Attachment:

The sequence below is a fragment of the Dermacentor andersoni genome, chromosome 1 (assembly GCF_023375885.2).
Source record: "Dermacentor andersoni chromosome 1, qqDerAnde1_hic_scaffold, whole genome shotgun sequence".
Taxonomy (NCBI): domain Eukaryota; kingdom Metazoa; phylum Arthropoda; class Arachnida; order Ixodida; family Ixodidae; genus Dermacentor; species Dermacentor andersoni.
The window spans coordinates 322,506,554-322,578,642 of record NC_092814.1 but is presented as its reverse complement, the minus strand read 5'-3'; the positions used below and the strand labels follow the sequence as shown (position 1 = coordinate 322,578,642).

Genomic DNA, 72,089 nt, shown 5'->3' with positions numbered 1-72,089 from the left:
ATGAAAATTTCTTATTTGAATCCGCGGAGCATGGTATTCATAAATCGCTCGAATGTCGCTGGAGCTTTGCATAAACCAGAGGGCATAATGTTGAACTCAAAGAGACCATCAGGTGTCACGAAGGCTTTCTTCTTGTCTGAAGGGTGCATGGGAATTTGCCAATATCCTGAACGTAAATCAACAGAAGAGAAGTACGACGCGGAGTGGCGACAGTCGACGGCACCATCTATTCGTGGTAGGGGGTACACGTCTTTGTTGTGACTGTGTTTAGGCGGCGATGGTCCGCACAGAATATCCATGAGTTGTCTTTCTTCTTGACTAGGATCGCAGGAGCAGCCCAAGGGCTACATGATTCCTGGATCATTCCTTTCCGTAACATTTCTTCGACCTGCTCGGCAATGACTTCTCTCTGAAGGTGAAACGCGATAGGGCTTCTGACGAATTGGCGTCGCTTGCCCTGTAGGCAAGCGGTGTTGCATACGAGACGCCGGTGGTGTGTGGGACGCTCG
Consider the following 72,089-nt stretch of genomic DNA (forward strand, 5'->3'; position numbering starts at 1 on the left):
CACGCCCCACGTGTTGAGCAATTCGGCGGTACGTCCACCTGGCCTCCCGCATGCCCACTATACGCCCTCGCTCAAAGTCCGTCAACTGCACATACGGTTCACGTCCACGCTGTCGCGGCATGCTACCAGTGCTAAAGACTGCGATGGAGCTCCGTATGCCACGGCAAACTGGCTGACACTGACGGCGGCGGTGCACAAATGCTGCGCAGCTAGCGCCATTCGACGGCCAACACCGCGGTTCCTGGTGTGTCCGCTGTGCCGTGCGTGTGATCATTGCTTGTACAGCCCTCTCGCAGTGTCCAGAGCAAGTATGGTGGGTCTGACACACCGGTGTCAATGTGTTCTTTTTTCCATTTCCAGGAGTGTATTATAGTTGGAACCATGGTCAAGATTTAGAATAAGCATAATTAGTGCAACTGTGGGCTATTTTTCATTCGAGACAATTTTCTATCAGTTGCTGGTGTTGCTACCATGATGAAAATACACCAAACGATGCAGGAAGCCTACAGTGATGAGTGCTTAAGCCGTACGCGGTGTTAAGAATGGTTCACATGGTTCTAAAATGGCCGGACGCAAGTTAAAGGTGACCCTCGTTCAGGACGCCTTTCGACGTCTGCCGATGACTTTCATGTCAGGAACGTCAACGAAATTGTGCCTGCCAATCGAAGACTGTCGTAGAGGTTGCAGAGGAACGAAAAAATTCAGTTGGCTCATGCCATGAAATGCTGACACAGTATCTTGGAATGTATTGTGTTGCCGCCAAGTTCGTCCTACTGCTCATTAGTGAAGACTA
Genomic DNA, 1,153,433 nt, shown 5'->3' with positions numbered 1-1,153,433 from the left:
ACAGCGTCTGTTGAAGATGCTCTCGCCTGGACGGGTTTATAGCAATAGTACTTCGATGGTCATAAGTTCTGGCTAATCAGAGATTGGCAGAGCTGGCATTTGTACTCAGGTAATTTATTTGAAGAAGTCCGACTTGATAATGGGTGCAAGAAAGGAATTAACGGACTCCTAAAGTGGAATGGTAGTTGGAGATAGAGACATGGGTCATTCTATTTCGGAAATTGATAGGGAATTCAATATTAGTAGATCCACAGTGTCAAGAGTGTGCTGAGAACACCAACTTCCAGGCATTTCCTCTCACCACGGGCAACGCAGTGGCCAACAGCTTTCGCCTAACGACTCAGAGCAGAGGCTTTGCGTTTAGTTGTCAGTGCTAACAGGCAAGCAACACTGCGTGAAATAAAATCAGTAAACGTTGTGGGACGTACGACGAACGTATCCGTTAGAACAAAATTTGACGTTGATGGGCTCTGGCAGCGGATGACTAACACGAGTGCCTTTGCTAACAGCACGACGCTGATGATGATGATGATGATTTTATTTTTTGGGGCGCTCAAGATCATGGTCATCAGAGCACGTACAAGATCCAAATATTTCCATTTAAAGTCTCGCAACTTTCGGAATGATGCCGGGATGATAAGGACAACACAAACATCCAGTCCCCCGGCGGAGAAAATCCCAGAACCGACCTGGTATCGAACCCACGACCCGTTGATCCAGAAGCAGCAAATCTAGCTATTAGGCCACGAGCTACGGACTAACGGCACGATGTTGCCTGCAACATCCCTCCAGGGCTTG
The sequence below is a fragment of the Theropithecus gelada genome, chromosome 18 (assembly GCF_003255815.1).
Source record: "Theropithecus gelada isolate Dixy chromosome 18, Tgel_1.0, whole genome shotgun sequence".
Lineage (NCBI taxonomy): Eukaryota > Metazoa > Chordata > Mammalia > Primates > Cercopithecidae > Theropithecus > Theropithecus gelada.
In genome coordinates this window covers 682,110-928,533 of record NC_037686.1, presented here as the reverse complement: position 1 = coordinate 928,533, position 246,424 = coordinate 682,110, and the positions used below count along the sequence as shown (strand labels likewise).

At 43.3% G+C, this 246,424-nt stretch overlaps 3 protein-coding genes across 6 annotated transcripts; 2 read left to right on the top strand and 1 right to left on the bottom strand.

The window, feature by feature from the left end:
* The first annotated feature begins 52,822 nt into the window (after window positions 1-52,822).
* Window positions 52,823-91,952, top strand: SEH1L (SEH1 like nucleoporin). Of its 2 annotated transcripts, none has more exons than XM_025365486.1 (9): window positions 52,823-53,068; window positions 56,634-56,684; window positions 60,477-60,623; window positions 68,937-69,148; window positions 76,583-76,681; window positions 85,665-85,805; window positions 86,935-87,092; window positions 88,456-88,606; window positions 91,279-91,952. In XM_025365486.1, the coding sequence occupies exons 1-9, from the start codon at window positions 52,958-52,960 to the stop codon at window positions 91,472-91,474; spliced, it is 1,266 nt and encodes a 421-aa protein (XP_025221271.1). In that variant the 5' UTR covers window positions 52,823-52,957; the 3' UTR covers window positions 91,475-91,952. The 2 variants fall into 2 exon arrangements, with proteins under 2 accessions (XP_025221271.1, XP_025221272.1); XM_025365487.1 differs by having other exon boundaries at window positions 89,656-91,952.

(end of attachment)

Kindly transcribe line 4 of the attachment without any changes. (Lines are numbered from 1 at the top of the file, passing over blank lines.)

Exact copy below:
The window spans coordinates 322,506,554-322,578,642 of record NC_092814.1 but is presented as its reverse complement, the minus strand read 5'-3'; the positions used below and the strand labels follow the sequence as shown (position 1 = coordinate 322,578,642).